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MikeH

arbor bearings

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MikeH
I finally tore apart the arbors on my 42" mower (mfg# 407) and found sealed bearings. The reason that this was a surprise is that the arbors have grease zerts and an internal sleeve (spacer) to force the grease to the bearings. What type of bearing should be installed for this type of arbor? Thanks for your help. Mike

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carter
Mike, You probably have replacement bearings on the spindles. The last time I bought bearings the sealed bearings were in stock and the shielded one side which is what came with the deck were special order. With freight, the old style were more expensive, and I think the sealed bearings hold up as well as the greasable ones. Ron

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tej
The internal spacer is not there to direct grease. It is an important part of the arbor assembly. When the arbor nut is tightened the arbor, spacer, inter bearing races, and pulley are all locked together as a unit. If the spacers weren't there the tightening of the arbor nut would pull in on the bearings causing them to wear.

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B_WALLY_
In 1984 I installed new bearings in my deck. My brother owns a farm implement dealer/repair business. He told me to remove the seal facing the inside of the arbor. I did this and now the grease goes into the bearing. The bearings are still in and in very good shape, still runs quiet.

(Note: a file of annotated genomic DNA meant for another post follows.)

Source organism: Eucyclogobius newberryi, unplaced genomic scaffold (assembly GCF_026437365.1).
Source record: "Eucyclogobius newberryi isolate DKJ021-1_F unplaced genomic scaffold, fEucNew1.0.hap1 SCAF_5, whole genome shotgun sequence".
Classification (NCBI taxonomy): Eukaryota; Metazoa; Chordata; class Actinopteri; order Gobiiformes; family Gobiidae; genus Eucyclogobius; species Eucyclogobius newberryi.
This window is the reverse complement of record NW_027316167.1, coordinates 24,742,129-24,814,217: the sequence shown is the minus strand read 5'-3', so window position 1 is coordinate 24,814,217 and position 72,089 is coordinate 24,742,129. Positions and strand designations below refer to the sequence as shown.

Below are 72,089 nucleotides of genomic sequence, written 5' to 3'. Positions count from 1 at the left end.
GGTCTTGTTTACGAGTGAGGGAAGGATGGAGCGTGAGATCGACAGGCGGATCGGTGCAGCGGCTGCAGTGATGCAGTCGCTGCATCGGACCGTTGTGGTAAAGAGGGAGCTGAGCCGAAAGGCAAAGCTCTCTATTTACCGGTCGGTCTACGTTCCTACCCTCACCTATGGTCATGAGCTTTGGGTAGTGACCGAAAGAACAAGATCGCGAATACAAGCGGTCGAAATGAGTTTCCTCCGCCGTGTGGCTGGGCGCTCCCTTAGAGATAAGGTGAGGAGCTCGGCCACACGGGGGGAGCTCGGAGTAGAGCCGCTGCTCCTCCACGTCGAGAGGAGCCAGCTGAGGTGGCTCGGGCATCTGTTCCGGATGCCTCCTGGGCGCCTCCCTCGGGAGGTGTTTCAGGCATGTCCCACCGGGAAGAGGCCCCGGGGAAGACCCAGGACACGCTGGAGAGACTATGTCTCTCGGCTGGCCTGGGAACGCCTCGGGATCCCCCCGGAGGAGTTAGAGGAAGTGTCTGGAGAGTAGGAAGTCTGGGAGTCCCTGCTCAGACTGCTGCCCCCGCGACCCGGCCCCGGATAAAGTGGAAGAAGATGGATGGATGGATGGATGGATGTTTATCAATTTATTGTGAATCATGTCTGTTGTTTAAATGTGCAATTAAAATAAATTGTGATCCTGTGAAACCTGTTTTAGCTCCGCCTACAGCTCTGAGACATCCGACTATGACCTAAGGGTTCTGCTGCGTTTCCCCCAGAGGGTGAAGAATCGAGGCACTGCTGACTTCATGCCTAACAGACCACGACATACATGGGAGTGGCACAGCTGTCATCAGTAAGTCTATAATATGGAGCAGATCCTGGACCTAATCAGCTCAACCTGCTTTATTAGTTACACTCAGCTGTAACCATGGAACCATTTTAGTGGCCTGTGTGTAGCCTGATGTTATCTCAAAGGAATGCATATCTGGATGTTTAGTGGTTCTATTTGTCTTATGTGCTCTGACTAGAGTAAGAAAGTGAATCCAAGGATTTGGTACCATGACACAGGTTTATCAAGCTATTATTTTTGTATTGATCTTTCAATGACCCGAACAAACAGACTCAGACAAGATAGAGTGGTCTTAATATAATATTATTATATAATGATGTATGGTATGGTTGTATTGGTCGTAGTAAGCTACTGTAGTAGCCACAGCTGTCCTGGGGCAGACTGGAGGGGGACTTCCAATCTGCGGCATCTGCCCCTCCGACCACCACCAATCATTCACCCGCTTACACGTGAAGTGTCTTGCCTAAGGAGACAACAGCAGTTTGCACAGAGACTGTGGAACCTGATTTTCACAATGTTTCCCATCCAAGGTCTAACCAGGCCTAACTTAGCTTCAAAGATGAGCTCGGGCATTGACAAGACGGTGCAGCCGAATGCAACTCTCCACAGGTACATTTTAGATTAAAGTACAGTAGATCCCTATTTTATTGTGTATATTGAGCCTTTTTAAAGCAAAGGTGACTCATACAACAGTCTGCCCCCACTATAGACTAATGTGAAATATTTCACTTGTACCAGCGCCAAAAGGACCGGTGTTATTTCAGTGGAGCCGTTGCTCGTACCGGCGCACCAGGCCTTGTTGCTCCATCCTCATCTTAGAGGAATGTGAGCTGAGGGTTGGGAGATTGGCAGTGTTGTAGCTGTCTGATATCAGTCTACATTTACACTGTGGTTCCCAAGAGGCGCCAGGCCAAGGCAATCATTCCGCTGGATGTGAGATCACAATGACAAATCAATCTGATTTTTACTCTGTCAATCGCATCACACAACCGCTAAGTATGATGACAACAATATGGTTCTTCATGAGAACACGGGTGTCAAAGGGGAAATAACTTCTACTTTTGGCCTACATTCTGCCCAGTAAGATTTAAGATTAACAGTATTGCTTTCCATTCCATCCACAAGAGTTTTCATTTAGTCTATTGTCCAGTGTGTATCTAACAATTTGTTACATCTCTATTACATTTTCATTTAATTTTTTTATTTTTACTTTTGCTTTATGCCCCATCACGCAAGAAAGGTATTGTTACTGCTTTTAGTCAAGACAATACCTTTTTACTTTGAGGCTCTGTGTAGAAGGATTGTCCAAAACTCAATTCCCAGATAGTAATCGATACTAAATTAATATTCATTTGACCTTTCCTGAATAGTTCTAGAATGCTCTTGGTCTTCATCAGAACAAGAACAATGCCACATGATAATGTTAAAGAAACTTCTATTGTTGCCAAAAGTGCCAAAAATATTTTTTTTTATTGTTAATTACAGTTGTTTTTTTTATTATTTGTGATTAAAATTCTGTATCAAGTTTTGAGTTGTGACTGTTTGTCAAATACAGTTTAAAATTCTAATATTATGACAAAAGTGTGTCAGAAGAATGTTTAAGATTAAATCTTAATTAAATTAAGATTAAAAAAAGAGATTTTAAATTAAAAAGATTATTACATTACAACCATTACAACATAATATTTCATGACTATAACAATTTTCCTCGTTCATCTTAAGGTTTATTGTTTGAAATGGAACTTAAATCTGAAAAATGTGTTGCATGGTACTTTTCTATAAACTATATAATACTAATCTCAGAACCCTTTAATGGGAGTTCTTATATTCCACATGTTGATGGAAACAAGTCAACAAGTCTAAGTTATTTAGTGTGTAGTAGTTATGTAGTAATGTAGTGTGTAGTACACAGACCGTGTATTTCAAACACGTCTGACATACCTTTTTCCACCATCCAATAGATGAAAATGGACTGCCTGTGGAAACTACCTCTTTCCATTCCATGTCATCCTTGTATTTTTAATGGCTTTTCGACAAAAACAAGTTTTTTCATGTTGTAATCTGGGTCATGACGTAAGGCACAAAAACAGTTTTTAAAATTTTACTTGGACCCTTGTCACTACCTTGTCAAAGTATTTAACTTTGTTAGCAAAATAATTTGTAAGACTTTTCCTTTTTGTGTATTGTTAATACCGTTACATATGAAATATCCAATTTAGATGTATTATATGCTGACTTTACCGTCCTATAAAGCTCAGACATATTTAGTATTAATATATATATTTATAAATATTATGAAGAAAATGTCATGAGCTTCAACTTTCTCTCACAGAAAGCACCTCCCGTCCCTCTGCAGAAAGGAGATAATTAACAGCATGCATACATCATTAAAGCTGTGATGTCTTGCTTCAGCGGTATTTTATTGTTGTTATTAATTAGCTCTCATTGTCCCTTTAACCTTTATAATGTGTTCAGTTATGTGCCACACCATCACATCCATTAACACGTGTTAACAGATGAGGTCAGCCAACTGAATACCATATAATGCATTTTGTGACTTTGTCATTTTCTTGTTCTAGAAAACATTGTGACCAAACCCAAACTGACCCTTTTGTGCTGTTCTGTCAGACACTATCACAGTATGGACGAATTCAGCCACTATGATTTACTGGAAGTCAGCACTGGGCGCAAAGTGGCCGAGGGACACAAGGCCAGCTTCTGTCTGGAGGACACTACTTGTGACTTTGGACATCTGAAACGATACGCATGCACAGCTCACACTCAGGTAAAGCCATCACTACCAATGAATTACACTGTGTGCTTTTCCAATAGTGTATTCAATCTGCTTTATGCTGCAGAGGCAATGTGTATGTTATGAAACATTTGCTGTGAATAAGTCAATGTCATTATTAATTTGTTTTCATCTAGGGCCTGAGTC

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stevejj56
The grease zerks are to put grease in the arbor housing to keep moisture out and for cooling. The new ones have the grease zerks but use sealed bearings. A Simplicity tech man told me this. Steve

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MikeH
Thanks for the info guys! So, in your opinion, what type of bearing will be better for the job, the sealed or shielded one side? Thanks again, Mike

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Al
Hi, The early mowers had greaseable arbors. They were built with bearings that were shielded on one side. There were so many problems with people trying to be kind to their tractors that they over greased the bearings. This pushed the seals out and the grease all went out the bottom and then the bearings went out. This system worked fine and the bearings lasted forever, IF the owner only gave the arbors about 1 or 2 shots from a grease gun about once a year. Since so many people "KILLED" their bearings with kindness that a more overall reliable fix was to use sealed bearings, and the grease fittings disappeared. The last few years the fittings came back on the arbor housings, and when the arbors are assembled a quantity of grease is inserted. These fittings only need about one or two shots of grease about once a year. Over greasing them wll force the arbor housing flanges apart and the grease out between them. Also it will force the inner seals in against the ball cage in the bearings. The real benefit of the grease in the new mowers is that it keeps the water that gets in the housings from getting in the bearings, I know it makes the bearings last longer, but none of that grease gets in the bearings themselves. Good Luck, Al

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